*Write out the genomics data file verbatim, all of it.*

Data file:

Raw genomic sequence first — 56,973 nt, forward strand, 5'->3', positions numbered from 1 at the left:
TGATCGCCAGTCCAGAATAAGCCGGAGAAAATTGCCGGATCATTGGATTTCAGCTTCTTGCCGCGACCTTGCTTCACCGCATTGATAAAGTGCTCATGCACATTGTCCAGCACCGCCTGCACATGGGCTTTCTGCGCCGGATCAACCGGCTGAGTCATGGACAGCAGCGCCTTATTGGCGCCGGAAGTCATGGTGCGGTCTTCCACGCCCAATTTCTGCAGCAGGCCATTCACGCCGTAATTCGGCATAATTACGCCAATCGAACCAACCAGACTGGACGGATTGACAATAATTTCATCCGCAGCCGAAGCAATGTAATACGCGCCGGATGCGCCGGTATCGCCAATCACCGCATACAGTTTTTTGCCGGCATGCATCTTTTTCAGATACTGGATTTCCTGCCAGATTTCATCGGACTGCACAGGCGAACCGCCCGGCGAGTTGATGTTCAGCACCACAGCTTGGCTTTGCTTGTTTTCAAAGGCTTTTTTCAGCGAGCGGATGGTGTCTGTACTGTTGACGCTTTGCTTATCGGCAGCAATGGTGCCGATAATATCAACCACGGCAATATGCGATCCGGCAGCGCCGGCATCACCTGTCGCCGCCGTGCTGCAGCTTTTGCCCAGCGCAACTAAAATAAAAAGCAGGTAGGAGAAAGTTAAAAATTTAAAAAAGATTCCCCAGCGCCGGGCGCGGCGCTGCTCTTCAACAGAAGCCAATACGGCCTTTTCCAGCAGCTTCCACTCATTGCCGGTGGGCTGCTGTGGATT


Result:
Raw genomic sequence first — 56,973 nt, forward strand, 5'->3', positions numbered from 1 at the left:
TGATCGCCAGTCCAGAATAAGCCGGAGAAAATTGCCGGATCATTGGATTTCAGCTTCTTGCCGCGACCTTGCTTCACCGCATTGATAAAGTGCTCATGCACATTGTCCAGCACCGCCTGCACATGGGCTTTCTGCGCCGGATCAACCGGCTGAGTCATGGACAGCAGCGCCTTATTGGCGCCGGAAGTCATGGTGCGGTCTTCCACGCCCAATTTCTGCAGCAGGCCATTCACGCCGTAATTCGGCATAATTACGCCAATCGAACCAACCAGACTGGACGGATTGACAATAATTTCATCCGCAGCCGAAGCAATGTAATACGCGCCGGATGCGCCGGTATCGCCAATCACCGCATACAGTTTTTTGCCGGCATGCATCTTTTTCAGATACTGGATTTCCTGCCAGATTTCATCGGACTGCACAGGCGAACCGCCCGGCGAGTTGATGTTCAGCACCACAGCTTGGCTTTGCTTGTTTTCAAAGGCTTTTTTCAGCGAGCGGATGGTGTCTGTACTGTTGACGCTTTGCTTATCGGCAGCAATGGTGCCGATAATATCAACCACGGCAATATGCGATCCGGCAGCGCCGGCATCACCTGTCGCCGCCGTGCTGCAGCTTTTGCCCAGCGCAACTAAAATAAAAAGCAGGTAGGAGAAAGTTAAAAATTTAAAAAAGATTCCCCAGCGCCGGGCGCGGCGCTGCTCTTCAACAGAAGCCAATACGGCCTTTTCCAGCAGCTTCCACTCATTGCCGGTGGGCTGCTGTGGATT